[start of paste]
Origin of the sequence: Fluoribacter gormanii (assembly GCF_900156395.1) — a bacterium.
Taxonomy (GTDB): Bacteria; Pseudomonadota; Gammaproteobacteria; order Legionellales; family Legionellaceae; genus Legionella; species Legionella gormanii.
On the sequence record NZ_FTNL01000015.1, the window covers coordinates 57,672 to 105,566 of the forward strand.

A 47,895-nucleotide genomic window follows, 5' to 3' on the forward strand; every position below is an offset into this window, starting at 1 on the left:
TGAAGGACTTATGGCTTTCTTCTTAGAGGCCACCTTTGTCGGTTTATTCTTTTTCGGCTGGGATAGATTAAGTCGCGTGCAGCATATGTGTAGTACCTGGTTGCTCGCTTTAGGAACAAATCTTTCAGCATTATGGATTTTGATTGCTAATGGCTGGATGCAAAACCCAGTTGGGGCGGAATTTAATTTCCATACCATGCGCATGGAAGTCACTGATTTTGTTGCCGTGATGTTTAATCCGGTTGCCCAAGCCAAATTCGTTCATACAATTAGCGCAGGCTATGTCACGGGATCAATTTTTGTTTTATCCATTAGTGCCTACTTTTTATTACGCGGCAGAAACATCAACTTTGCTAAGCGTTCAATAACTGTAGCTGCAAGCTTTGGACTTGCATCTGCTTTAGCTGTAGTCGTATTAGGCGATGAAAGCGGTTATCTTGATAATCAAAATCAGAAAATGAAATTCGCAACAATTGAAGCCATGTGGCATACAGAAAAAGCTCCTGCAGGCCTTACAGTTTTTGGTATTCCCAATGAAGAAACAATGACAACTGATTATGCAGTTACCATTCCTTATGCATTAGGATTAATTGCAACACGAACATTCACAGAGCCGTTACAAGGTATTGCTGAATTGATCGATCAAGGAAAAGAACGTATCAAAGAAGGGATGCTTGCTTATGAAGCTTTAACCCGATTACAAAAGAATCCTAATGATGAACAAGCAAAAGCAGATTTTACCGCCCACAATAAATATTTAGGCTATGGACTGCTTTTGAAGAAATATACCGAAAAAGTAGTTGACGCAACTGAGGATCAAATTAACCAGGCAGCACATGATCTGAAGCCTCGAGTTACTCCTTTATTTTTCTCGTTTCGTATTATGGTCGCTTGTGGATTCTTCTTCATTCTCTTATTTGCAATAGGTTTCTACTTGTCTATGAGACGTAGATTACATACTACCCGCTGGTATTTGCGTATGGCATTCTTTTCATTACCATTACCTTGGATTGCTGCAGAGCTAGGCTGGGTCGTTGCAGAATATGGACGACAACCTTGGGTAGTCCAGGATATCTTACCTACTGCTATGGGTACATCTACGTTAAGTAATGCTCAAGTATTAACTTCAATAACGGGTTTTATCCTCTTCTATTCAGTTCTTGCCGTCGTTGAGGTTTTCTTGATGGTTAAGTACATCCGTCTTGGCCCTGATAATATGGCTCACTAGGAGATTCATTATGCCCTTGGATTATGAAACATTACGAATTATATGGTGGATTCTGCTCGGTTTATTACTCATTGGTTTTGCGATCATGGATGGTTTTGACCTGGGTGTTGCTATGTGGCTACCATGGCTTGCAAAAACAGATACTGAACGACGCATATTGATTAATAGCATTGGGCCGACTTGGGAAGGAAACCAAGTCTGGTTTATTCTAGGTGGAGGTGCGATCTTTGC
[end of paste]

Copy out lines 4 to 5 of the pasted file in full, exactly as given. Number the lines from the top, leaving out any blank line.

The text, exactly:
A 47,895-nucleotide genomic window follows, 5' to 3' on the forward strand; every position below is an offset into this window, starting at 1 on the left:
TGAAGGACTTATGGCTTTCTTCTTAGAGGCCACCTTTGTCGGTTTATTCTTTTTCGGCTGGGATAGATTAAGTCGCGTGCAGCATATGTGTAGTACCTGGTTGCTCGCTTTAGGAACAAATCTTTCAGCATTATGGATTTTGATTGCTAATGGCTGGATGCAAAACCCAGTTGGGGCGGAATTTAATTTCCATACCATGCGCATGGAAGTCACTGATTTTGTTGCCGTGATGTTTAATCCGGTTGCCCAAGCCAAATTCGTTCATACAATTAGCGCAGGCTATGTCACGGGATCAATTTTTGTTTTATCCATTAGTGCCTACTTTTTATTACGCGGCAGAAACATCAACTTTGCTAAGCGTTCAATAACTGTAGCTGCAAGCTTTGGACTTGCATCTGCTTTAGCTGTAGTCGTATTAGGCGATGAAAGCGGTTATCTTGATAATCAAAATCAGAAAATGAAATTCGCAACAATTGAAGCCATGTGGCATACAGAAAAAGCTCCTGCAGGCCTTACAGTTTTTGGTATTCCCAATGAAGAAACAATGACAACTGATTATGCAGTTACCATTCCTTATGCATTAGGATTAATTGCAACACGAACATTCACAGAGCCGTTACAAGGTATTGCTGAATTGATCGATCAAGGAAAAGAACGTATCAAAGAAGGGATGCTTGCTTATGAAGCTTTAACCCGATTACAAAAGAATCCTAATGATGAACAAGCAAAAGCAGATTTTACCGCCCACAATAAATATTTAGGCTATGGACTGCTTTTGAAGAAATATACCGAAAAAGTAGTTGACGCAACTGAGGATCAAATTAACCAGGCAGCACATGATCTGAAGCCTCGAGTTACTCCTTTATTTTTCTCGTTTCGTATTATGGTCGCTTGTGGATTCTTCTTCATTCTCTTATTTGCAATAGGTTTCTACTTGTCTATGAGACGTAGATTACATACTACCCGCTGGTATTTGCGTATGGCATTCTTTTCATTACCATTACCTTGGATTGCTGCAGAGCTAGGCTGGGTCGTTGCAGAATATGGACGACAACCTTGGGTAGTCCAGGATATCTTACCTACTGCTATGGGTACATCTACGTTAAGTAATGCTCAAGTATTAACTTCAATAACGGGTTTTATCCTCTTCTATTCAGTTCTTGCCGTCGTTGAGGTTTTCTTGATGGTTAAGTACATCCGTCTTGGCCCTGATAATATGGCTCACTAGGAGATTCATTATGCCCTTGGATTATGAAACATTACGAATTATATGGTGGATTCTGCTCGGTTTATTACTCATTGGTTTTGCGATCATGGATGGTTTTGACCTGGGTGTTGCTATGTGGCTACCATGGCTTGCAAAAACAGATACTGAACGACGCATATTGATTAATAGCATTGGGCCGACTTGGGAAGGAAACCAAGTCTGGTTTATTCTAGGTGGAGGTGCGATCTTTGC